The 3rd Annual Honor Scroll Run.... I’ve been struggling to find the words to properly describe the events of that day. I still don’t quite have the words but I will give it a shot here.
Some days are harder than others. Some days are more challenging than others. Some days ask more from us than we want to give. These are the days that test our physical ability and mental toughness. This was one of those days. To say that I was surprised by this would be an understatement. Coming in, I felt fully prepared and ready to set a PR for me on this course. I was very confident that this would happen. Uhhhhh......
I love running. I love ultras. I love the trail. Everything about the Ouachita 50 Mile Trail Race screams my name. It’s a rugged trail that starts with a huge climb over Pinnacle Mountain at mile four that leaves your legs begging for mercy. Normally, I love this climb but not this year. I could tell even before starting the ascent that it was going to be a loooooong day. My legs were toast before the climb which was not a good sign.
I felt completely drained and didn’t seem to have any energy right from the start. This wasn’t too alarming because, like many runners, I have a lot of days that start this way but get to feeling a little better with each passing mile. This is what I expected to happen but, oddly enough, it went the exact opposite. By mile 5, it felt like I had ran a marathon and at mile 10 I was ready to quit. Yes, I said quit. Of course I didn’t but I was ready to. At mile 10. Ridiculous but true.
There is an opportunity to drop down to the 50k at mile 15. Take the left fork and tell the race officials you’re scaling back- no big deal. This option was added for days like this and people like me that just weren’t “feeling it”. ~Take the left fork. Do the 50k. Otherwise you are screwed, dude.~ Yeah. I never was good with directions. I took the “other” left and continued on the 50 mile trail. Why? Because that’s what WE came to do.
WE? Oh yeah.... WE. There were 110 names on the Honor Scroll this year and WE were on a mission. 50 miles. Each year I draw strength from those names and their stories. This year, I had to tap into that power much earlier in the race than I had in the past. The emails and stories that come in during these events are unbelievable and inspiring. I really don’t think I would have made it much past 15 miles without that “secret weapon”.
From mile 15 to about mile 22 there is a long, lonely stretch of trail that seems to go on forever. I always end up running this part by myself and this year was no exception. It is a great time to reflect on life, the universe and everything in it. This time I spent these miles in a silly and senseless state of self pity. I was very disappointed by my progress, pace and the lack of energy I had. I was less than 20 miles in. ~20 miles? I can do that in my sleep. What the hell is going on??~ Basically, I was in “crybaby” mode and looking for excuses.
I hit mile 26 and the turnaround area at just under 5 hours. This was about 45 minutes slower than I had planned. Whatever. I decided to spend about 10 minutes with my drop bag and tried to regroup. This strategy has worked in other events when I was starting to feel zapped. It seemed to work. I jumped back on the trail and took off with a smile. Things felt great. Time to find my stride..... This lasted about 30 seconds and then things returned to “normal”.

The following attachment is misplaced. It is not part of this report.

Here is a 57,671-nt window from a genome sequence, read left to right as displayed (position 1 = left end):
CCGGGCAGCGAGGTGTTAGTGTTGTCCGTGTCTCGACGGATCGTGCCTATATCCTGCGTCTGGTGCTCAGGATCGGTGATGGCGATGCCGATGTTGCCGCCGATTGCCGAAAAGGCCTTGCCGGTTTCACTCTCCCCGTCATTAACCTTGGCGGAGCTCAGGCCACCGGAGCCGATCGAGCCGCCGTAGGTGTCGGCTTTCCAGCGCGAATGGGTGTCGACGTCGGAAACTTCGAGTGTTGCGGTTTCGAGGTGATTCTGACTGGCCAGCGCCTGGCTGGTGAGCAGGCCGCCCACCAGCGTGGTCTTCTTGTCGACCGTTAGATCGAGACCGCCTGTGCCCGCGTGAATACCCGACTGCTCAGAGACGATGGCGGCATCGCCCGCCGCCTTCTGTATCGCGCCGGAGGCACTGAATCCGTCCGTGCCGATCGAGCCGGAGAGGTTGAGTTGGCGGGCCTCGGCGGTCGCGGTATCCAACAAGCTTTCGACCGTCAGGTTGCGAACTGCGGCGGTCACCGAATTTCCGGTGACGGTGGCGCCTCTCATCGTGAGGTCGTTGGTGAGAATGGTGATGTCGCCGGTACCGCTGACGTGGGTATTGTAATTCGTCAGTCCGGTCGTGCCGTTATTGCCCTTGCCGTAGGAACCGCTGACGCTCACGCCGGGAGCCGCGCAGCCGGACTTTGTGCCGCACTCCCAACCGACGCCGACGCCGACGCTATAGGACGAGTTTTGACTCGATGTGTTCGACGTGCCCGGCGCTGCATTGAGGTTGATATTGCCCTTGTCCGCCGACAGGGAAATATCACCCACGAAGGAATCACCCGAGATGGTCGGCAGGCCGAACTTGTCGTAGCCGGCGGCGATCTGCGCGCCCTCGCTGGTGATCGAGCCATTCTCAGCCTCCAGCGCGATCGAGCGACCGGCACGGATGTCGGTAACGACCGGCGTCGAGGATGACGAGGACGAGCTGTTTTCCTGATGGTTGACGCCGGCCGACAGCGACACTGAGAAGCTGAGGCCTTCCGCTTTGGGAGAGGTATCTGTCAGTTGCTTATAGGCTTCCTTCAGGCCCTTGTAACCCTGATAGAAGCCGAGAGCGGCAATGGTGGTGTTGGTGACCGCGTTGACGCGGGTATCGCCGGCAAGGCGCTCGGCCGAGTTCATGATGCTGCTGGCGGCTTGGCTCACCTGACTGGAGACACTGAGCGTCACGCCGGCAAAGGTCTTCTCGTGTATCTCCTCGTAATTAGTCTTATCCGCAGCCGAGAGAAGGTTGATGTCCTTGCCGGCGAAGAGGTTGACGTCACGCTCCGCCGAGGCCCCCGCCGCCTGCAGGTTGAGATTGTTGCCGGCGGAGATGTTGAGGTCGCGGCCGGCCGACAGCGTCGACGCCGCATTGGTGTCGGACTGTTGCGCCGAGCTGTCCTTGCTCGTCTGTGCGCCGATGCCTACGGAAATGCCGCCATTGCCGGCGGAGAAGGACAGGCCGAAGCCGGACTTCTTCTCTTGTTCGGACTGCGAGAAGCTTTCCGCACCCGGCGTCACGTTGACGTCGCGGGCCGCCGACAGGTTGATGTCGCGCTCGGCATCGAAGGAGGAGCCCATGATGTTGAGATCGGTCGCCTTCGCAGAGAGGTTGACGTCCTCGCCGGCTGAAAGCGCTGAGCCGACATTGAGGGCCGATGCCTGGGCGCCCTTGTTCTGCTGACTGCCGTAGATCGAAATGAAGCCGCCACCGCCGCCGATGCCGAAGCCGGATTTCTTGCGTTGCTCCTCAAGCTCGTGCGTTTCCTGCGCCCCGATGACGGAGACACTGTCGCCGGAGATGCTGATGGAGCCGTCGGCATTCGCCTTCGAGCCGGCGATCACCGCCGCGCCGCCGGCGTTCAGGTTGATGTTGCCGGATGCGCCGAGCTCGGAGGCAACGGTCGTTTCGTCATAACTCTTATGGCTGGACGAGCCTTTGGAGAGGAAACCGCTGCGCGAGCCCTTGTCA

At this point, I decided to embrace the fact that “my” day was shot. I reconciled with the notion that this would not be a PR day. In fact I knew that it would be my slowest 50 mile time yet. I had been humbled by the trail and I decided to just shut up and run. Self pity is not something I’m good at or accept from others. Time to get it together. ~Some days you set a State Record and other days the trail kicks your ass.~ This realization helped put things into perspective as I continued through the miles.
It still hurt, I still struggled but it was with a new outlook. I was back to joking with people and screaming WOOOOOOO!!!! as I hit the aid stations. This always gets a positive response from the spectators and volunteers. I passed a few runners and was passed by a few. It was a strange feeling to be passed in the late miles of a race and NOT really care. I was just happy to still be moving in a positive and relentless forward motion.
Coming down the final stretch I thought about my day. It was hard. It was tough. It was, at times, miserable. It was over. It was NOTHING compared to a tough, hard or miserable day for those on the Scroll. They’ve all had days that were 100 times more difficult before breakfast. Mine was a simple mind game not the horrible reality faced by those I had the high privilege of carrying with me that day. ~It could be worse. Much worse.~ Anybody that has raised money knows what an emotional drain it can be. I’m a teary eyed kind of guy so it wasn’t surprising to me that I cried with only a few miles to go.
In the end, WE crossed the finish line in 10 hours 21 minutes for 19th place overall. Not exactly what I had planned but the fact is that I have been blessed with MANY good days- one bad day is fair. In the end, I didn't carry the Honor Scroll, it carried me. The event raised over $1,600 for the ACS and brings the yearly total close to $5,000. That blows me away and makes me tear up when I think about how AMAZING your support has been. By myself I am just a wanna-be runner but with your help I have a purpose. Thank you.